AL School board member Hunter won't run for governor - WTVM.com-Columbus, GA News Weather & Sports

AL School board member Hunter won't run for governor

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MONTGOMERY, AL (AP) -

State Board of Education member Mary Scott Hunter of Huntsville said Thursday that she will run for re-election rather than governor.
    
Hunter announced in June that she was considering challenging Republican Gov. Robert Bentley in the GOP primary next year. She said Thursday that she decided not to run for governor after talking with Bentley. "I feel he is going to be more engaged on education issues. That was important to me," she said.
    
The same week in June that Hunter announced she was considering running, some Huntsville officials questioned whether the Bentley administration was devoting enough highway revenue to traffic problems in the city and surrounding Madison County. In July, Bentley announced $372 million in road and bridge projects, with the largest share, $82.7 million, going to Madison County.
    
Hunter and Bentley have differed on one major issue. She supports the Common Core education standards that are incorporated into Alabama's standards. Bentley opposes them but has been unsuccessful in efforts to get the state school board to repeal them.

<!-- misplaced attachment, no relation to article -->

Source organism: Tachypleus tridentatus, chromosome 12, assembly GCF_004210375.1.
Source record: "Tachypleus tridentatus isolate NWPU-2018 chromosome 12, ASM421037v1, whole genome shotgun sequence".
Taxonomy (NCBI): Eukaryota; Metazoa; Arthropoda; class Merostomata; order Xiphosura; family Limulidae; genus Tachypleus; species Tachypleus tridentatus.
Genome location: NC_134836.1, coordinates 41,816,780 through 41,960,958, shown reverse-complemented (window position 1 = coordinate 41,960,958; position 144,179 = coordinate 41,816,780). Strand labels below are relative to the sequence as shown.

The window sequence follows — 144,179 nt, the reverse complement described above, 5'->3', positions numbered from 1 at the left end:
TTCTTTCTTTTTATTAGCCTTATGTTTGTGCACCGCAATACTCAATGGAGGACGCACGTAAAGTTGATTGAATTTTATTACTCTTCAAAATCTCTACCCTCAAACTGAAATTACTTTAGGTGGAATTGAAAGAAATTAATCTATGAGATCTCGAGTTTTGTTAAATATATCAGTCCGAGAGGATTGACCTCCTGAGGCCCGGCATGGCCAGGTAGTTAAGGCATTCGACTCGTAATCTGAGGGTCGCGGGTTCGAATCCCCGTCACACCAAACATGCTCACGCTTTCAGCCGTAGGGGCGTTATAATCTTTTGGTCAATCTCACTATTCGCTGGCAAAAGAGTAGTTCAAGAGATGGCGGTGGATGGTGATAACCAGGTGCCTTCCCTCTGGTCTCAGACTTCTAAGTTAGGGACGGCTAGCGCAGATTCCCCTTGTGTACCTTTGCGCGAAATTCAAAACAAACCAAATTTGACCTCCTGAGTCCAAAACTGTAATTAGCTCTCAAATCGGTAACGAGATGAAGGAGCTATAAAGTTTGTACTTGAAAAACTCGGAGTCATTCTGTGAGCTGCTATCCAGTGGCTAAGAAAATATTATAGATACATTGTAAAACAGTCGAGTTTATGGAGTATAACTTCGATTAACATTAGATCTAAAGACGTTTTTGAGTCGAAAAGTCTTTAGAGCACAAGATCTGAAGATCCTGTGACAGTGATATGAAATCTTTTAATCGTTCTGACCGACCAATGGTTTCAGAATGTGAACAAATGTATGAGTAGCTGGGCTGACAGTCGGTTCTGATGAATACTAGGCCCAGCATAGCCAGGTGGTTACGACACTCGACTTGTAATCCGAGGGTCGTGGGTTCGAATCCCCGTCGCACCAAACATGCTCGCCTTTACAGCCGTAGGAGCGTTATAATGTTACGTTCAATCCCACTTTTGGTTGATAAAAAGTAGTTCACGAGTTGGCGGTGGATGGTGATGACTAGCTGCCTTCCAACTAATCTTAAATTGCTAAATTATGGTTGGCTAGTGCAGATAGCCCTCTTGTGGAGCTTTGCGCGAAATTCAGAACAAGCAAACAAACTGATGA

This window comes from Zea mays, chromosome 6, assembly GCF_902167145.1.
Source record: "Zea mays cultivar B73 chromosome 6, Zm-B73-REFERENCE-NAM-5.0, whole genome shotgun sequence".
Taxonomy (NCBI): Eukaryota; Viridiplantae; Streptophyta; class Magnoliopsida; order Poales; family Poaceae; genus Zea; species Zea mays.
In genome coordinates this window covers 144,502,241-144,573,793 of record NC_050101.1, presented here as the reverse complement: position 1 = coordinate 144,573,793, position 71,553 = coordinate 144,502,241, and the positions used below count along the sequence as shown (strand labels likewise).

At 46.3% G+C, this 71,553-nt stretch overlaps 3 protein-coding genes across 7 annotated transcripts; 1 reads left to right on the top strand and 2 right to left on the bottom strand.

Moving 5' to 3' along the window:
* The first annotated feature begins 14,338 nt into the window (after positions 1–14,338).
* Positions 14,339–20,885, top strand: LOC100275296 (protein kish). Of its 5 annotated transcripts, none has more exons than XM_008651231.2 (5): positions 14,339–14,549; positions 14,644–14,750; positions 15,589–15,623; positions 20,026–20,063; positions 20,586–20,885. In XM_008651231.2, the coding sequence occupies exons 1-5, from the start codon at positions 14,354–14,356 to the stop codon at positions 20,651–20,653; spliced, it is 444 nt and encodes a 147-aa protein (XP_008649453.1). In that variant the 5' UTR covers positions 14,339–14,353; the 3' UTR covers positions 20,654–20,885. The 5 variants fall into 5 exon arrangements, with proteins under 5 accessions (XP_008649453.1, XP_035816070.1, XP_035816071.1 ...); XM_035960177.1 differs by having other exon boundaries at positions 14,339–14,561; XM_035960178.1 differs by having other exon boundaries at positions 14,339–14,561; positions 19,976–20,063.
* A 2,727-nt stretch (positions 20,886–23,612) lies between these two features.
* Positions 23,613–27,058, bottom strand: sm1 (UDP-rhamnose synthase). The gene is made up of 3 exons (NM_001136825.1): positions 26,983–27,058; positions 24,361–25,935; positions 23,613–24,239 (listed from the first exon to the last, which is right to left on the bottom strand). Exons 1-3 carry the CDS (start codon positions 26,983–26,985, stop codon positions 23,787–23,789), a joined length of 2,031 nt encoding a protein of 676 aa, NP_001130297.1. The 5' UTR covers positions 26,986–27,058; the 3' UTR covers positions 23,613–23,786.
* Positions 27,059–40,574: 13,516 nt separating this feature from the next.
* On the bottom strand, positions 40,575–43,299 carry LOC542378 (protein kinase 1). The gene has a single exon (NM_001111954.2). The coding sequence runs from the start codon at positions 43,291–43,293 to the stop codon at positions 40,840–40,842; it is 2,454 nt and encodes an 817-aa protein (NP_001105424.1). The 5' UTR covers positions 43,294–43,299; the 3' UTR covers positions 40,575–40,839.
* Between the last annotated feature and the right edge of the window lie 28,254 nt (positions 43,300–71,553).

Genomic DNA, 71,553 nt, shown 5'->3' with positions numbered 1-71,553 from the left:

Hunter said she made the decision to seek re-election before the Madison County Republican Executive Committee passed a resolution Monday night condemning her stance on Common Core. She said the vote is symptomatic of a party transitioning from Alabama's minority to the majority, and of efforts by some in the group to maintain control. "We must agree to disagree with our party on some issues. We must be welcoming," she said.
    
Hunter's decision leaves Bentley and former Morgan County Commissioner Stacy George as the only candidates in the Republican primary, set for June 3, 2014. So far, it's been a lopsided race. Bentley has reported raising more than $1 million in contributions, and George hasn't reported any donations.
    
Hunter, a 40-year-old lawyer and Air Force veteran, said her decision to seek four more years on the state school board was based on her belief that exciting things are about to happen with education in Alabama. "The groundwork is laid to surge in achievement and perhaps become something we never thought we could be - a top education state in the nation," she said.
    
She also left open the possibility that she could run for higher office in her future. "I believe I am building good credentials for opportunities later," she said.

Contributed by Phillip Rawls. Copyright 2013 The Associated Press. All rights reserved. This material may not be published, broadcast, rewritten or redistributed.

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